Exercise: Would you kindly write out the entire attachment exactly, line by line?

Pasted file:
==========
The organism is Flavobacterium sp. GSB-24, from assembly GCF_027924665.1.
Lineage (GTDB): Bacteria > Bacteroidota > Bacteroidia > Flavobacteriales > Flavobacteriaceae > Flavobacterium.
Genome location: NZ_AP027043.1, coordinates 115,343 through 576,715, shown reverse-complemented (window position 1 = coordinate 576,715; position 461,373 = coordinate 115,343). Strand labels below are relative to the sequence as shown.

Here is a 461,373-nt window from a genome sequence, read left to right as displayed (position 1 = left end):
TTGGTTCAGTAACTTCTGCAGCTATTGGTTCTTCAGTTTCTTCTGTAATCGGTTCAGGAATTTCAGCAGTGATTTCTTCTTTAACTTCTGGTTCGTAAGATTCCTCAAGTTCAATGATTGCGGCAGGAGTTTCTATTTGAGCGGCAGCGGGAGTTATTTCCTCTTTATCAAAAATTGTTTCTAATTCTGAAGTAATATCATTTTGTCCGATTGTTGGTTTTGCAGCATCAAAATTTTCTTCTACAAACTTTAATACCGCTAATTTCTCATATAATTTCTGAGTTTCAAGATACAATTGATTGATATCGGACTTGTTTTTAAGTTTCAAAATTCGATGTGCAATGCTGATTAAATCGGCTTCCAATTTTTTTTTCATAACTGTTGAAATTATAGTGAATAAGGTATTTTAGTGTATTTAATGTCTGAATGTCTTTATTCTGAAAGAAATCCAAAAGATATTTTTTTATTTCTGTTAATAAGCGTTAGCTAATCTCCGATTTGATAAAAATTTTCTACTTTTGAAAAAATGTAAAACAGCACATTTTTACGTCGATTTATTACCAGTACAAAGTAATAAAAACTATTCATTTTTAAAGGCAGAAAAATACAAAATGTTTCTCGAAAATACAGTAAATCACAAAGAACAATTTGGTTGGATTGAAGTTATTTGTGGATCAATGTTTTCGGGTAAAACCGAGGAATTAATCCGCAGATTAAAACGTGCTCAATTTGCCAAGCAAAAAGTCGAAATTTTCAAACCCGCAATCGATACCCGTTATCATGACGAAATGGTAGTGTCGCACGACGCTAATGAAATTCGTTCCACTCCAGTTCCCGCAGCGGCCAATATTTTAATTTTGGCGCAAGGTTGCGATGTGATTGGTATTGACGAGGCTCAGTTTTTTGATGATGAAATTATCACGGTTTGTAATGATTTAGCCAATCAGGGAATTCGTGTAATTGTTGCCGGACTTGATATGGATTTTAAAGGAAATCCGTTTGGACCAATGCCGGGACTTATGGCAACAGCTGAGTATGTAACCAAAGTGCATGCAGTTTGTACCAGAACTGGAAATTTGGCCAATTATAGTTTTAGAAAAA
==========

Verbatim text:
The organism is Flavobacterium sp. GSB-24, from assembly GCF_027924665.1.
Lineage (GTDB): Bacteria > Bacteroidota > Bacteroidia > Flavobacteriales > Flavobacteriaceae > Flavobacterium.
Genome location: NZ_AP027043.1, coordinates 115,343 through 576,715, shown reverse-complemented (window position 1 = coordinate 576,715; position 461,373 = coordinate 115,343). Strand labels below are relative to the sequence as shown.

Here is a 461,373-nt window from a genome sequence, read left to right as displayed (position 1 = left end):
TTGGTTCAGTAACTTCTGCAGCTATTGGTTCTTCAGTTTCTTCTGTAATCGGTTCAGGAATTTCAGCAGTGATTTCTTCTTTAACTTCTGGTTCGTAAGATTCCTCAAGTTCAATGATTGCGGCAGGAGTTTCTATTTGAGCGGCAGCGGGAGTTATTTCCTCTTTATCAAAAATTGTTTCTAATTCTGAAGTAATATCATTTTGTCCGATTGTTGGTTTTGCAGCATCAAAATTTTCTTCTACAAACTTTAATACCGCTAATTTCTCATATAATTTCTGAGTTTCAAGATACAATTGATTGATATCGGACTTGTTTTTAAGTTTCAAAATTCGATGTGCAATGCTGATTAAATCGGCTTCCAATTTTTTTTTCATAACTGTTGAAATTATAGTGAATAAGGTATTTTAGTGTATTTAATGTCTGAATGTCTTTATTCTGAAAGAAATCCAAAAGATATTTTTTTATTTCTGTTAATAAGCGTTAGCTAATCTCCGATTTGATAAAAATTTTCTACTTTTGAAAAAATGTAAAACAGCACATTTTTACGTCGATTTATTACCAGTACAAAGTAATAAAAACTATTCATTTTTAAAGGCAGAAAAATACAAAATGTTTCTCGAAAATACAGTAAATCACAAAGAACAATTTGGTTGGATTGAAGTTATTTGTGGATCAATGTTTTCGGGTAAAACCGAGGAATTAATCCGCAGATTAAAACGTGCTCAATTTGCCAAGCAAAAAGTCGAAATTTTCAAACCCGCAATCGATACCCGTTATCATGACGAAATGGTAGTGTCGCACGACGCTAATGAAATTCGTTCCACTCCAGTTCCCGCAGCGGCCAATATTTTAATTTTGGCGCAAGGTTGCGATGTGATTGGTATTGACGAGGCTCAGTTTTTTGATGATGAAATTATCACGGTTTGTAATGATTTAGCCAATCAGGGAATTCGTGTAATTGTTGCCGGACTTGATATGGATTTTAAAGGAAATCCGTTTGGACCAATGCCGGGACTTATGGCAACAGCTGAGTATGTAACCAAAGTGCATGCAGTTTGTACCAGAACTGGAAATTTGGCCAATTATAGTTTTAGAAAAA